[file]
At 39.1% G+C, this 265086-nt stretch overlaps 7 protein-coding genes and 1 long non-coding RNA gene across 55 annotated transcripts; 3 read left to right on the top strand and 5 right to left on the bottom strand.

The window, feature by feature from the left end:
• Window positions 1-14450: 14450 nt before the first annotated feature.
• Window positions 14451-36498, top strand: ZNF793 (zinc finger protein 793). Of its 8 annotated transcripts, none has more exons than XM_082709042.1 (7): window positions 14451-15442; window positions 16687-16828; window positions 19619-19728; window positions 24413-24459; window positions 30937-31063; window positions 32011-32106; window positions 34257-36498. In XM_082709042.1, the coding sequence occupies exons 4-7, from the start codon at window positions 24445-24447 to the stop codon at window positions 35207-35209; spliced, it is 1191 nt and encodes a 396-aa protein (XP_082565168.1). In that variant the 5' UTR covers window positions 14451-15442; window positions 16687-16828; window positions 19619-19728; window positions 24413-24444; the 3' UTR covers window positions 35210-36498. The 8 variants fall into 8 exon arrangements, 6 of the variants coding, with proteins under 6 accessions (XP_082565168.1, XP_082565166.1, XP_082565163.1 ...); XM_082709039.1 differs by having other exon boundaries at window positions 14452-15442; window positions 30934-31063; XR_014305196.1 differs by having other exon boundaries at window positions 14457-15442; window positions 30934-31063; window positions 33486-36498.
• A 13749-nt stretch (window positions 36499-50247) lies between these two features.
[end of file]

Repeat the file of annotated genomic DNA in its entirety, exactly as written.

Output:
At 39.1% G+C, this 265086-nt stretch overlaps 7 protein-coding genes and 1 long non-coding RNA gene across 55 annotated transcripts; 3 read left to right on the top strand and 5 right to left on the bottom strand.

The window, feature by feature from the left end:
• Window positions 1-14450: 14450 nt before the first annotated feature.
• Window positions 14451-36498, top strand: ZNF793 (zinc finger protein 793). Of its 8 annotated transcripts, none has more exons than XM_082709042.1 (7): window positions 14451-15442; window positions 16687-16828; window positions 19619-19728; window positions 24413-24459; window positions 30937-31063; window positions 32011-32106; window positions 34257-36498. In XM_082709042.1, the coding sequence occupies exons 4-7, from the start codon at window positions 24445-24447 to the stop codon at window positions 35207-35209; spliced, it is 1191 nt and encodes a 396-aa protein (XP_082565168.1). In that variant the 5' UTR covers window positions 14451-15442; window positions 16687-16828; window positions 19619-19728; window positions 24413-24444; the 3' UTR covers window positions 35210-36498. The 8 variants fall into 8 exon arrangements, 6 of the variants coding, with proteins under 6 accessions (XP_082565168.1, XP_082565166.1, XP_082565163.1 ...); XM_082709039.1 differs by having other exon boundaries at window positions 14452-15442; window positions 30934-31063; XR_014305196.1 differs by having other exon boundaries at window positions 14457-15442; window positions 30934-31063; window positions 33486-36498.
• A 13749-nt stretch (window positions 36499-50247) lies between these two features.